EUROCALL 2014

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Japanese Learners’ Attitudes towards Online Corpora

As computers and the Web have come to be used more widely into the classroom than before, corpora have become important materials and resources for language teachers and learners. Corpora, the plural form of corpus, enable them to analyze language patterns and structures, therefore, help them become more aware of language use of various forms and assist the instructor in understanding the texts they use in the classroom objectively. Since a corpus called the Bank of EnglishTM was developed for the publication of Collins COBUILD English Language Dictionary, different types of corpora have been created. Many of these corpora were utilized for dictionary compilation, and such dictionaries include Macmillan Dictionary and Thesaurus and Longman Language Activator. Other corpora include the British National Corpus (BNC) and Corpus of Contemporary American English (COCA), both of which are large corpora of modern naturally occurring language in the form of speech and text. The use of computers in the classroom has also allowed the instructor to compile and utilize a corpus, such as a web-derived corpus (Hirata & Hirata, 2007). Other types of corpora include small genre-specific corpora derived from newspapers, magazines and novels, parallel corpora such as Paraconc (Chujo & Kathryn, 2012) as well as learner corpora (Lee & Swales, 2006). Since the merge of language teaching and learning through the use of corpora is rather a new development, not much research has been conducted regarding how these different corpora can be best used for learners to facilitate their language learning. There is little research addressing what kinds of corpora could be recommended to learners who want to improve their language skills.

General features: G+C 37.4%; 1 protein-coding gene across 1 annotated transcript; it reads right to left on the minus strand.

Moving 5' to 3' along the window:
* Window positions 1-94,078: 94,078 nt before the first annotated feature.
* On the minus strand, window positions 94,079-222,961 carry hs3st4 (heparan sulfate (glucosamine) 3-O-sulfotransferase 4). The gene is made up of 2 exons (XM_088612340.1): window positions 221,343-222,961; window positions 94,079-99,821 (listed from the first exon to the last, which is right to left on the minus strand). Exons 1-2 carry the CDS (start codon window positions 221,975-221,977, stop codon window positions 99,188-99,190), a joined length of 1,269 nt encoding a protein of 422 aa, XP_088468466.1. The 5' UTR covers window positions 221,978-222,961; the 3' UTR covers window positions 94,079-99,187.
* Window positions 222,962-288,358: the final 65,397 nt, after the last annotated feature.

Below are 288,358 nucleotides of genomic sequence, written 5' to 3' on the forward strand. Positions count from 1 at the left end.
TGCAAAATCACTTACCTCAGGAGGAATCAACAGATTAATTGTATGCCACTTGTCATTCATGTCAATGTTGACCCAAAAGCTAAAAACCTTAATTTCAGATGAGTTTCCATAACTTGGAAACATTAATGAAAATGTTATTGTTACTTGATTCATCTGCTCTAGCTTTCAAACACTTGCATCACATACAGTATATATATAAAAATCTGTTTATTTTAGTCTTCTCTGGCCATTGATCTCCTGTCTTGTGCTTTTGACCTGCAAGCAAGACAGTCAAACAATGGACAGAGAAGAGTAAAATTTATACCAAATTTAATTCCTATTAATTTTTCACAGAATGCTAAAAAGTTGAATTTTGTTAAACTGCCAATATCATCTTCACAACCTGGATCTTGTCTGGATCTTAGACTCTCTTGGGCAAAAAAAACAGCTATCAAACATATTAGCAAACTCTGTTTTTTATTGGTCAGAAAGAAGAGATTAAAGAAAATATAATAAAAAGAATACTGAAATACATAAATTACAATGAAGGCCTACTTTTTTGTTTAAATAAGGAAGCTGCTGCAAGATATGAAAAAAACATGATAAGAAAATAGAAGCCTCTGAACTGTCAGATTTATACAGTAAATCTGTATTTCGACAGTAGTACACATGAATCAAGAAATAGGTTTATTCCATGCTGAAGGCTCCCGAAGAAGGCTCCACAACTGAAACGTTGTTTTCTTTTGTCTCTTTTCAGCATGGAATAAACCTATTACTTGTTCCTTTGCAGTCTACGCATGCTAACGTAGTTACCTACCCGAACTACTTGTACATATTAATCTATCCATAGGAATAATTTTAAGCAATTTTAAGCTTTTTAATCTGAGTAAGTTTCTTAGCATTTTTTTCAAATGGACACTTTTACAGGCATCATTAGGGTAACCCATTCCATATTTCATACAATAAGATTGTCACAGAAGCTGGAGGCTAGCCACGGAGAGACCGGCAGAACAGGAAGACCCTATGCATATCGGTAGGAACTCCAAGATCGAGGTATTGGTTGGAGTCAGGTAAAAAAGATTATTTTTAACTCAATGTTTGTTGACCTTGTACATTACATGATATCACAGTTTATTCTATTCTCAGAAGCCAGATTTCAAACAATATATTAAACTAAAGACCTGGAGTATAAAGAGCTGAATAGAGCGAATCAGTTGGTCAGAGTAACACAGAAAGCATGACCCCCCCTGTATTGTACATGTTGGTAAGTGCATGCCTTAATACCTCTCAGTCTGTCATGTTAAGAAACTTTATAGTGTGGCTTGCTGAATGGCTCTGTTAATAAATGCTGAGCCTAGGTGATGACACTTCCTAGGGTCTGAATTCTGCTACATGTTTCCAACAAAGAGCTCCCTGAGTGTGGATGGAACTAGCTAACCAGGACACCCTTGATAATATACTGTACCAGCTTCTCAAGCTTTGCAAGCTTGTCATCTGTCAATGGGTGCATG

The study examines how learners in Japanese university settings perceive different types of online corpora for their English study. It focuses on their assessment of the British National Corpus and the Corpus of Contemporary American English and investigates to what extent each corpus facilitates learners’ understanding of the meanings and usages of target words as well as how to encourage them to appreciate the efficacy of corpora.

The findings provide considerable implications as to how to assist learners in utilizing corpora in the classroom. For example, one of such finding has suggested that, even though these corpora display distinctive characteristics, different types of learners perceive corpora in different ways, claiming that these two types have both advantages and disadvantages for their language study. In addition, teaching skills and techniques for using and evaluating online corpora are indispensable for instructors who want learners to utilize these kinds of language resources. More detailed explanation will be presented at the conference.

Author(s):

Yoko Hirata    
Faculty of Engineering
Hokkai-Gakuen University
Japan

Yoko Hirata is currently teaching English at Faculty of Engineering, Hokkai-Gakuen University in Sapporo, Japan. She has been teaching EFL for more than ten years at secondary and tertiary levels. Her current research interests include corpus-based material development and computer-assisted language learning.

Yoshihiro Hirata    
Faculty of Engineering
Hokkai-Gakuen University
Japan

Yoshihiro Hirata is an associate professor at Faculty of Engineering, Hokkai-Gakuen University. He received his PhD in electrical engineering from Hokkaido University, Sapporo, in 1992. He is interested in auditory signal processing and ICT application in classroom.

 

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